A woman from Devon is cycling from England to Germany in memory of her step-mum who died from a brain tumour.
Sarah Bowman, 30, who lives in Ashburton, is preparing to cycle from her family hometown of Basingstoke in England to Jever in Germany, covering a total distance of more than 400 miles over six days. The challenge is in memory of her step-mum, Inge Bowman who died from a brain tumour in 2019, at the age of 58.
Sarah who is a partner liaison for young people at The Prince’s Trust, said: “We had originally planned to take on the challenge in September two years ago, however the pandemic had other ideas. I am thrilled to be able to finally do the cycle and even more excited about visiting my step-mum’s family home in Jever where our challenge will finish.”
During a weekend break in Liverpool with her husband, Inge suffered a seizure out of the blue in 2011 and was rushed to Royal Liverpool University Hospital where a CT scan revealed the devastating news of a 5-6cm lesion on her brain.
She was placed on anti-convulsion medication to reduce the risk of having another seizure and was referred to Southampton General Hospital where she had debulking surgery in January 2012.
Inge’s husband, Alan, 69, said: “It took several weeks following surgery for Inge to be able to speak fluently again and for months after, she would suffer with fatigue. Despite this, we enjoyed three years of making memories together.”
A biopsy showed Inge’s tumour was a grade 2 oligoastrocytoma and she was given regular scans to monitor the mass.
A major seizure in 2015 confirmed Inge’s tumour was growing and she completed seven cycles of gruelling chemotherapy and a radiotherapy. However, the tumour was too aggressive, and Inge died on 28 February in 2019.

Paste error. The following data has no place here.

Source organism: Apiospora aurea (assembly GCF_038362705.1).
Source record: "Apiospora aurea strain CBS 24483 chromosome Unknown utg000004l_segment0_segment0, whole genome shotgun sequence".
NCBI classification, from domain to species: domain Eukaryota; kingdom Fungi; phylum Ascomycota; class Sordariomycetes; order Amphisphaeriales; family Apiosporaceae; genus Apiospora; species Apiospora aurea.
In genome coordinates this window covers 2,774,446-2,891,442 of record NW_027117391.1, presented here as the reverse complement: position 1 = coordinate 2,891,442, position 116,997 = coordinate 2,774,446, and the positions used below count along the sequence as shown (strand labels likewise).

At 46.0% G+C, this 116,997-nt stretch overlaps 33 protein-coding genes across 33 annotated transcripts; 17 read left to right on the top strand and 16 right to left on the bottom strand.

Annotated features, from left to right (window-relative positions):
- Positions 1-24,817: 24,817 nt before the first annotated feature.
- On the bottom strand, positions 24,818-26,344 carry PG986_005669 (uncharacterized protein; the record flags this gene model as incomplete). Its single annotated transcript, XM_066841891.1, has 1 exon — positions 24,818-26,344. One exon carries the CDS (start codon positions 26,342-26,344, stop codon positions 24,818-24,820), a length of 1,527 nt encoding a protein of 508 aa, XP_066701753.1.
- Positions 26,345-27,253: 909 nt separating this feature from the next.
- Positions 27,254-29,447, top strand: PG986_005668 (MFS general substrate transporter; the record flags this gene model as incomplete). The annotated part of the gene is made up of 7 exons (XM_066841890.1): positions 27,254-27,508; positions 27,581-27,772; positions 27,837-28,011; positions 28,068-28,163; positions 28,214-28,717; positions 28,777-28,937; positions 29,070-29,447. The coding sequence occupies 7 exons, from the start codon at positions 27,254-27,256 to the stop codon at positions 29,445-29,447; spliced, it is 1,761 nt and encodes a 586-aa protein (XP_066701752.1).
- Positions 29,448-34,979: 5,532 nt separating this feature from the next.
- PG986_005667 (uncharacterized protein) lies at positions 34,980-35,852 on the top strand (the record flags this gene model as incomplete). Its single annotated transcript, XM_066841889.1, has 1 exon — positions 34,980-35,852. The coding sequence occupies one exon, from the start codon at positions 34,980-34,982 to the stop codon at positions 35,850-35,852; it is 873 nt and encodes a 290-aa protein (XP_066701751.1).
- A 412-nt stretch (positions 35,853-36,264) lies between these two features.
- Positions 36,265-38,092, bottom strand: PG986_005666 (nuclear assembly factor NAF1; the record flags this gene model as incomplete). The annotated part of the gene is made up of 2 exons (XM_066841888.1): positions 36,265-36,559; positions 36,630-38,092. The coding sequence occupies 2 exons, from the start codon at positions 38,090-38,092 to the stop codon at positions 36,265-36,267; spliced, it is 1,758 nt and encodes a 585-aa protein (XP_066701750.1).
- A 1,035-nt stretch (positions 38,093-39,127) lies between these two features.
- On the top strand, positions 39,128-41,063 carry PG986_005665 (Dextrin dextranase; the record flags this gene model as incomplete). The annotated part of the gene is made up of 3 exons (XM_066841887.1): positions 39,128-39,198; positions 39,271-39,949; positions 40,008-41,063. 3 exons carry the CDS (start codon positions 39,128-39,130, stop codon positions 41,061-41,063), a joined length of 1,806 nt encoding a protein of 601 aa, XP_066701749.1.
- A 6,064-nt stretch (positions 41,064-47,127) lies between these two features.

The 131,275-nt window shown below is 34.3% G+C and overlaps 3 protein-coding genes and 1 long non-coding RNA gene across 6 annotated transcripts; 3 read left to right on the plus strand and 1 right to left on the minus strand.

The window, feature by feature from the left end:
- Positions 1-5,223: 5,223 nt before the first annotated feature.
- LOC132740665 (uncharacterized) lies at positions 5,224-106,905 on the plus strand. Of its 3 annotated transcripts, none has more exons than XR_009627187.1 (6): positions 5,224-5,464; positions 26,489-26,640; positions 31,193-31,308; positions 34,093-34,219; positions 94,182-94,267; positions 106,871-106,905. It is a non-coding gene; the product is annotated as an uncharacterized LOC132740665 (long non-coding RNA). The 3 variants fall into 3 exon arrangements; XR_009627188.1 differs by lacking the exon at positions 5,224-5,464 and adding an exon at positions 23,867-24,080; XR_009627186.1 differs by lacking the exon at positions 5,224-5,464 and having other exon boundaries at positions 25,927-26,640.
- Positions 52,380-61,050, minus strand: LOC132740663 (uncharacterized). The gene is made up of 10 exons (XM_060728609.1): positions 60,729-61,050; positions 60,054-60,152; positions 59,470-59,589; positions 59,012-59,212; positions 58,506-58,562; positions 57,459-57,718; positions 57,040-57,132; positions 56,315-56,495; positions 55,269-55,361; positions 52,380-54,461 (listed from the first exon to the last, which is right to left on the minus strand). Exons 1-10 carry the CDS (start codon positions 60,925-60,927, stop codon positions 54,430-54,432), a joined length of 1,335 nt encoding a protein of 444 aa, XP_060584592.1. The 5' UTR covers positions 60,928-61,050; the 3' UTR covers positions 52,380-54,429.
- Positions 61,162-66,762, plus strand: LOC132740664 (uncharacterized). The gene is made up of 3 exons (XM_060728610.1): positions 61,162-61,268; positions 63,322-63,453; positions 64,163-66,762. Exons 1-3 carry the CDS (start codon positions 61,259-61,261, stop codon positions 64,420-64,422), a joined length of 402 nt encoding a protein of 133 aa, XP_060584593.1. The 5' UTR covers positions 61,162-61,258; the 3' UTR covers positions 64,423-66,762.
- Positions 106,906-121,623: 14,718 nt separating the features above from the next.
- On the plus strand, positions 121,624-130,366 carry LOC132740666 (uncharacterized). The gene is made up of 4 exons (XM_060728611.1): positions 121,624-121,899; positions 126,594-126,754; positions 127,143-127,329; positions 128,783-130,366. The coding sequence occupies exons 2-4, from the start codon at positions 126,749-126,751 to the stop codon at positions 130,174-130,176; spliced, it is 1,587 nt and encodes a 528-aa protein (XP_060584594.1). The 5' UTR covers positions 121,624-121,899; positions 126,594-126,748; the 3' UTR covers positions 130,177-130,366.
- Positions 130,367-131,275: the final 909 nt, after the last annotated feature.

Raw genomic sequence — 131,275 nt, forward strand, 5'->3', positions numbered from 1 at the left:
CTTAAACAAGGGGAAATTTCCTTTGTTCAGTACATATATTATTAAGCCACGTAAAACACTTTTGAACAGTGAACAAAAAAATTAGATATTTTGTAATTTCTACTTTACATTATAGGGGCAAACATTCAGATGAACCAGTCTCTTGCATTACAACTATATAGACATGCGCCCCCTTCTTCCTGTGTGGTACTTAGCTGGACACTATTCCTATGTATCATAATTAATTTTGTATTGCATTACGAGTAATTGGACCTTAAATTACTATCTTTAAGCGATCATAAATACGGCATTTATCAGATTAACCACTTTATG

Sarah added: “At the time I was living in Bristol and when Inge was receiving end of life care at home, I visited every weekend. In the end, she lost the ability to move and speak and I would do my best to make her comfortable, my dad cared for her at the end of her life. They were married for 16 years, and she was a huge part of my life. Seeing their love for one another was something so beautiful.”
“Before my step-mum’s diagnosis I didn’t know anything about brain tumours, it seems to be a cancer that no one ever talks about but the devastation it causes is dreadful. Remembering the strength Inge showed during her brain tumour fight will help me through the challenge and knowing that we are helping to fund the fight certainly is motivating too.”
Sarah and her dad, who previously climbed the three peaks, raising £2,740, which is the equivalent cost of a day of research at one of the charity’s Centre of Excellence and Sarah is hoping to hit the target once again.
In the UK, 16,000 people each year are diagnosed with a brain tumour, yet historically just 1% of the national spend on cancer research has been allocated to brain tumours.
Mel Tiley, community, development manager at Brain Tumour Research, said: “We’re grateful to Sarah and the family for sharing Inge’s story and are pleased that after two years, Sarah can finally take to the saddle. Unfortunately, Inge’s story isn’t unique and brain tumours can strike anyone at any time. We wish Sarah the best of luck in her challenge.”
Brain Tumour Research funds sustainable research at dedicated centres in the UK. It also campaigns for the Government and the larger cancer charities to invest more in research into brain tumours in order to speed up new treatments for patients and, ultimately, to find a cure. The charity is the driving force behind the call for a national annual spend of £35 million in order to improve survival rates and patient outcomes in line with other cancers such as breast cancer and leukaemia and is also campaigning for greater repurposing of drugs.
To donate to Brain Tumour Research via Sarah’s fundraiser, please visit: www.justgiving.com/fundraising/Sarah-Bowman2020
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